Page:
What Are the Drivers?

The answer to what is creating the change in organic search visitors is complex, but one of the answers easily visible to mobile searchers. The small screen is now cluttered with display ads, and the user is likely to not scroll deeply into the results. Those who do and make that click into a site are seldom rewarded with an easy to navigate screen. All too often, the mobile site leaves the user wishing for a better solution.

It is vicious cycle.

A bad user experience discourages the user from making another attempt. Additionally, as users develop favorite sites, where they can dependably navigate and find what they want, they are more likely to direct navigate to them. Amazon is one of these go-to sites; therefore, I have strongly advocated developing a search strategy for Amazon.

In a nutshell, display and paid search, coupled with direct navigation, are creating the environment for decline.

What to Do!

As they say in auto parlance, your mileage may vary.

If you are doing SEO for a site that is in a market sector that does not lend itself to display or is underutilized for paid search, your experience may be different. Declining search results cannot be attributed to the structural changes noted above. A slightly deeper analysis is needed to determine if your decline is driven by SEO mistakes, algorithmic changes, or even market changes. An SEO audit will highlight both SEO mistakes and where algorithmic changes have impacted the site; however, you can easily check for market and consumer preference changes.

Try popping your “money keywords,” those which are key to your business success, into Google Trends using the drop-down to broaden the length of time out from five to 15 years (the max) and then examine the peaks. You may find that the terminology has changed and that you need to revisit your keywords, a tactical solution. If your market has changed, then the challenge shifts from tactical to strategic.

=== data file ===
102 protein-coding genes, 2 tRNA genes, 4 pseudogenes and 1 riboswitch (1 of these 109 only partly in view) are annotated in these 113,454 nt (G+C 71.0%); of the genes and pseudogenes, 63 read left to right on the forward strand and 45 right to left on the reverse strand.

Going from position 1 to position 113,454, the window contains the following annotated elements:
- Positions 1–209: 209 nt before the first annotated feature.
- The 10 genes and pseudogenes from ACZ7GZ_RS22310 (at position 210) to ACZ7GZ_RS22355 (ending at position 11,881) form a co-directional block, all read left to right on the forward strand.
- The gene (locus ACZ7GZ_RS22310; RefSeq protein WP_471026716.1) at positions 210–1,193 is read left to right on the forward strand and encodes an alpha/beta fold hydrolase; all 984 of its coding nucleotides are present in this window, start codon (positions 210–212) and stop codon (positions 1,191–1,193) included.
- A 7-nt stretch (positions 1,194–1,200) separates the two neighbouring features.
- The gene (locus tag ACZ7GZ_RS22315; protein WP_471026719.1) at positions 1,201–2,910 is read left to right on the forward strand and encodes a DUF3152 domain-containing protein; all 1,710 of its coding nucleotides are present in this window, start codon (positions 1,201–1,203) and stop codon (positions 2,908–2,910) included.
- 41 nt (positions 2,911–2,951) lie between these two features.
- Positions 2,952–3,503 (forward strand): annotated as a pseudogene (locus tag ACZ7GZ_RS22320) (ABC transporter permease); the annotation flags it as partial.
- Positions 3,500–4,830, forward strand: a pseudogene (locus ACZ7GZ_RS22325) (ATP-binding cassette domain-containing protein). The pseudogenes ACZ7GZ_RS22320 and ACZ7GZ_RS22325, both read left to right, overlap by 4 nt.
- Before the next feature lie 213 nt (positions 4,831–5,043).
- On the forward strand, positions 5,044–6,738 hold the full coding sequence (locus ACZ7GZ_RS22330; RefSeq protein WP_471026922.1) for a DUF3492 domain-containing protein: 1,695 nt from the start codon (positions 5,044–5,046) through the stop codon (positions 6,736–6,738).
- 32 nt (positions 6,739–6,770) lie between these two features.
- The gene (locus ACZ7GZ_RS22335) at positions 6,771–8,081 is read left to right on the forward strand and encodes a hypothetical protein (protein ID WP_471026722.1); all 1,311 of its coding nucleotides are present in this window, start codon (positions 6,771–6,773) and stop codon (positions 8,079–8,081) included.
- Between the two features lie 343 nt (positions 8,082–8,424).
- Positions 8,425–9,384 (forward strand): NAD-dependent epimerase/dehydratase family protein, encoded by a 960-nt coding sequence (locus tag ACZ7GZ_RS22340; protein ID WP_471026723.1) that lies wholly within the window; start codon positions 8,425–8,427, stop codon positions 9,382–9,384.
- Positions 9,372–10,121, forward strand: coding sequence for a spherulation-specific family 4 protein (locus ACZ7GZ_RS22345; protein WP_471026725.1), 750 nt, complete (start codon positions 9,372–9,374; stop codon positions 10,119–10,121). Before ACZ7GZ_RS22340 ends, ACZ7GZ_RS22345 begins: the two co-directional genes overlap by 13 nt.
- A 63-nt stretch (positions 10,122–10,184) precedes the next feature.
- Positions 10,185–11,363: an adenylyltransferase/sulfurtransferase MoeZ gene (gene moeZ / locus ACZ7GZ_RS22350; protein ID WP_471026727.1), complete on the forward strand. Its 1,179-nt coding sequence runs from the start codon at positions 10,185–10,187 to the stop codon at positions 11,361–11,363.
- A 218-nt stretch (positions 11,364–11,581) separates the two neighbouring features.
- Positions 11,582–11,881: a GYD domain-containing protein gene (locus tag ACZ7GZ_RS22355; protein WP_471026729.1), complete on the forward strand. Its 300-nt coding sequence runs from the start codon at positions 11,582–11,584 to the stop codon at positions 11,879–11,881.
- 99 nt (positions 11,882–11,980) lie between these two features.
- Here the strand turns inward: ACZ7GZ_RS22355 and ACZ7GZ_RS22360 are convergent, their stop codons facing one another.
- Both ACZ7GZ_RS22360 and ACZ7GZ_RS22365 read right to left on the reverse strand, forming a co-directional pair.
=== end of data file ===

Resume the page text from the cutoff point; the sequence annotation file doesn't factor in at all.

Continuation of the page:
Viewability: How to Act on This Gift to Advertisers and Return to Advertising Transparency

Viewability and engagement signals provide advertisers with the right tools to measure ad effectiveness and to determine whether or not they’re spending their media dollars effectively. Two of the most powerful signals for determining effectiveness include viewability and, of course, engagement.

Smart advertisers need the right tools to measure ad effectiveness and to determine whether or not they spent their media dollars effectively. Two of the most powerful signals for determining effectiveness include viewability, which launched onto the digital scene in 2014 and, of course, engagement (clickthroughs, time-on-site, shares, likes, follows, etc.). But how should advertisers interpret and act on these signals? And when, if ever, do these metrics overlap with each other, when it comes to buying and optimizing media?

Depending on the advertiser’s objective with a given media initiative, the answers will become far clearer.

Determine Strategic Objectives

The fact is, engagement signals should be leveraged differently and at various times, based on overarching strategic objectives. For example, advertising initiatives designed to foster product or service evaluation may rely on clickthroughs and time-on-site as measurements of ad effectiveness, out of necessity. Because of the targeted nature of the initiative that aims to elicit a response, engagement signals make sense. Optimizing for high-engagement ads, while buying viewable impressions, will likely result in a more qualified audience … at a price that may, or may not, be worth it. The advertiser simply must decide what makes economic sense on a case-by-case basis.